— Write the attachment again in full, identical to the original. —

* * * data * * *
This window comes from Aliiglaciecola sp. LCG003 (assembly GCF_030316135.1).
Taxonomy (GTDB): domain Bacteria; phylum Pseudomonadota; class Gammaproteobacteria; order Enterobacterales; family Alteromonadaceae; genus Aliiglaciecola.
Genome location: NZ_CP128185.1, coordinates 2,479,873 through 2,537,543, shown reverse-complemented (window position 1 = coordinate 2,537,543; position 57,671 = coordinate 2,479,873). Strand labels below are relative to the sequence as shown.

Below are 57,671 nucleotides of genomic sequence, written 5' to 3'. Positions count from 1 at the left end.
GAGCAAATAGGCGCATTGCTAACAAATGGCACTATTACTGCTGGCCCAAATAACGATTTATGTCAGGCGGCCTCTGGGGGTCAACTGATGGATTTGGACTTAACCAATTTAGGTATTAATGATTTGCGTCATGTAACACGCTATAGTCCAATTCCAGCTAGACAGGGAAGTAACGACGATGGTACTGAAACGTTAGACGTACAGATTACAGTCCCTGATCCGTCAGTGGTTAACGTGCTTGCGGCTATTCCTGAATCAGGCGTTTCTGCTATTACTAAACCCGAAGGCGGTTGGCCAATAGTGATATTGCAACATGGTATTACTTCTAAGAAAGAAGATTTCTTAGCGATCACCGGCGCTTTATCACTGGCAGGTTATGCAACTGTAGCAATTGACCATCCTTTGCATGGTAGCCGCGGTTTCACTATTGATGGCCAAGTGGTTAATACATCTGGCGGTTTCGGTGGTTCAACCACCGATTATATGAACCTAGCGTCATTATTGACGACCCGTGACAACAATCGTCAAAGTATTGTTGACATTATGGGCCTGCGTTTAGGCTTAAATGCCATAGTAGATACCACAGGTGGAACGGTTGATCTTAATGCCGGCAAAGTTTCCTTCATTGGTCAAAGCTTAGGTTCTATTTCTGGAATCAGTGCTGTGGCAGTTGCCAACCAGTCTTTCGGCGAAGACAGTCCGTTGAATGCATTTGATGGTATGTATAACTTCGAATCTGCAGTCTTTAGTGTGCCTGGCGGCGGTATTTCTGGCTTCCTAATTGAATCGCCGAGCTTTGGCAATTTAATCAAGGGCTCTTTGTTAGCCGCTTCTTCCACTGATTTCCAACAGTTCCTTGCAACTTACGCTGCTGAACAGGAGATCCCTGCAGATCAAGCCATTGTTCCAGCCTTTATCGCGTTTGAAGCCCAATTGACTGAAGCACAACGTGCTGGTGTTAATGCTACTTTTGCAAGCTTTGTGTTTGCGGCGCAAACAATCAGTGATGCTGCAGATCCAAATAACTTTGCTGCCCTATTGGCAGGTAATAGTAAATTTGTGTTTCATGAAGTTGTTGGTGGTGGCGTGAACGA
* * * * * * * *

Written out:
This window comes from Aliiglaciecola sp. LCG003 (assembly GCF_030316135.1).
Taxonomy (GTDB): domain Bacteria; phylum Pseudomonadota; class Gammaproteobacteria; order Enterobacterales; family Alteromonadaceae; genus Aliiglaciecola.
Genome location: NZ_CP128185.1, coordinates 2,479,873 through 2,537,543, shown reverse-complemented (window position 1 = coordinate 2,537,543; position 57,671 = coordinate 2,479,873). Strand labels below are relative to the sequence as shown.

Below are 57,671 nucleotides of genomic sequence, written 5' to 3'. Positions count from 1 at the left end.
GAGCAAATAGGCGCATTGCTAACAAATGGCACTATTACTGCTGGCCCAAATAACGATTTATGTCAGGCGGCCTCTGGGGGTCAACTGATGGATTTGGACTTAACCAATTTAGGTATTAATGATTTGCGTCATGTAACACGCTATAGTCCAATTCCAGCTAGACAGGGAAGTAACGACGATGGTACTGAAACGTTAGACGTACAGATTACAGTCCCTGATCCGTCAGTGGTTAACGTGCTTGCGGCTATTCCTGAATCAGGCGTTTCTGCTATTACTAAACCCGAAGGCGGTTGGCCAATAGTGATATTGCAACATGGTATTACTTCTAAGAAAGAAGATTTCTTAGCGATCACCGGCGCTTTATCACTGGCAGGTTATGCAACTGTAGCAATTGACCATCCTTTGCATGGTAGCCGCGGTTTCACTATTGATGGCCAAGTGGTTAATACATCTGGCGGTTTCGGTGGTTCAACCACCGATTATATGAACCTAGCGTCATTATTGACGACCCGTGACAACAATCGTCAAAGTATTGTTGACATTATGGGCCTGCGTTTAGGCTTAAATGCCATAGTAGATACCACAGGTGGAACGGTTGATCTTAATGCCGGCAAAGTTTCCTTCATTGGTCAAAGCTTAGGTTCTATTTCTGGAATCAGTGCTGTGGCAGTTGCCAACCAGTCTTTCGGCGAAGACAGTCCGTTGAATGCATTTGATGGTATGTATAACTTCGAATCTGCAGTCTTTAGTGTGCCTGGCGGCGGTATTTCTGGCTTCCTAATTGAATCGCCGAGCTTTGGCAATTTAATCAAGGGCTCTTTGTTAGCCGCTTCTTCCACTGATTTCCAACAGTTCCTTGCAACTTACGCTGCTGAACAGGAGATCCCTGCAGATCAAGCCATTGTTCCAGCCTTTATCGCGTTTGAAGCCCAATTGACTGAAGCACAACGTGCTGGTGTTAATGCTACTTTTGCAAGCTTTGTGTTTGCGGCGCAAACAATCAGTGATGCTGCAGATCCAAATAACTTTGCTGCCCTATTGGCAGGTAATAGTAAATTTGTGTTTCATGAAGTTGTTGGTGGTGGCGTGAACGA